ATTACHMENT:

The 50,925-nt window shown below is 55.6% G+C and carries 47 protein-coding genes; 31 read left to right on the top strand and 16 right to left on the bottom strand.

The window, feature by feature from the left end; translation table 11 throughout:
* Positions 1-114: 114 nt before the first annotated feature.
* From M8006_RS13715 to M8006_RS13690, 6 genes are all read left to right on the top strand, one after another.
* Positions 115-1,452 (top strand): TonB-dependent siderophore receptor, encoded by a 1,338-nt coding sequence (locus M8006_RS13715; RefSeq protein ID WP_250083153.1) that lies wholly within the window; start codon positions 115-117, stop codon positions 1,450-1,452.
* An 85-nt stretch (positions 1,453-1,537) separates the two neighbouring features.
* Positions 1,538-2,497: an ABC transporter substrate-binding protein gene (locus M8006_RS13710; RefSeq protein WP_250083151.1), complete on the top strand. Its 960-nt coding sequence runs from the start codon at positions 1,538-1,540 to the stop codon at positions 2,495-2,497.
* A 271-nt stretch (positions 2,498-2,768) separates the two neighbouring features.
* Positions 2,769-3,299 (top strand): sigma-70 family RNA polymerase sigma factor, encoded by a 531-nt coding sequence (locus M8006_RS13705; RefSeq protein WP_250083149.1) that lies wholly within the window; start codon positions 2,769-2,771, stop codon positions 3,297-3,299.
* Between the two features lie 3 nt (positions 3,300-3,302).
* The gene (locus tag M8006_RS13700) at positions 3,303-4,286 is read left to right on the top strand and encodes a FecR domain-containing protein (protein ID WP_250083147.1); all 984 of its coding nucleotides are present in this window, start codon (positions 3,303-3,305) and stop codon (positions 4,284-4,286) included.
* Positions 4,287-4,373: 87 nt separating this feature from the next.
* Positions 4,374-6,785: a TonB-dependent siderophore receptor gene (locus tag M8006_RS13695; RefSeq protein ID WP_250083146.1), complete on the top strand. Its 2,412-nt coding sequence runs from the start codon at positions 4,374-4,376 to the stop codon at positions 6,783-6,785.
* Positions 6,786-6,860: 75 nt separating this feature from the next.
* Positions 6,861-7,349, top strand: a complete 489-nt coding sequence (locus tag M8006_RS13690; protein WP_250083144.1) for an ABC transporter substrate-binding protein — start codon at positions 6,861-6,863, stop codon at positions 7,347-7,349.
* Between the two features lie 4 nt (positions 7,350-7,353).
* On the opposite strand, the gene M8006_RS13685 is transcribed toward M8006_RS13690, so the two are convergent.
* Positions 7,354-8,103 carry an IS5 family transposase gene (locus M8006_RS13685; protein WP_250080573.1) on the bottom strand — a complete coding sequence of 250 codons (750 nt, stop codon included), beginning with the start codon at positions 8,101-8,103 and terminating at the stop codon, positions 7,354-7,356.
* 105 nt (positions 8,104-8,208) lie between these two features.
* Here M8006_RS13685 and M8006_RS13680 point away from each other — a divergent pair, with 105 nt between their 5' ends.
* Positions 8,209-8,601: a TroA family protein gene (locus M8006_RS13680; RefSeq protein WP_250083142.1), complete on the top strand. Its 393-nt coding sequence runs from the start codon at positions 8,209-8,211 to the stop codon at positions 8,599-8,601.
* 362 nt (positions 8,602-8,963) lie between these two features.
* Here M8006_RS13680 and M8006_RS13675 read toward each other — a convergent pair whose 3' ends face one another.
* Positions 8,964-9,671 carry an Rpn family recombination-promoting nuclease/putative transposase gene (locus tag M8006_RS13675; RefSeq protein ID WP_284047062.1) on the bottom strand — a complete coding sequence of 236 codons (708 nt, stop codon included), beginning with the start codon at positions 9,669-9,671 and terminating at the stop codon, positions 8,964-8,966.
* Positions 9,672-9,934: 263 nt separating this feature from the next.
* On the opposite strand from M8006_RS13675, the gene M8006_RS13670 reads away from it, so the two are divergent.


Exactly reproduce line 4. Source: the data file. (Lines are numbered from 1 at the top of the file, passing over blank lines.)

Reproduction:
* From M8006_RS13715 to M8006_RS13690, 6 genes are all read left to right on the top strand, one after another.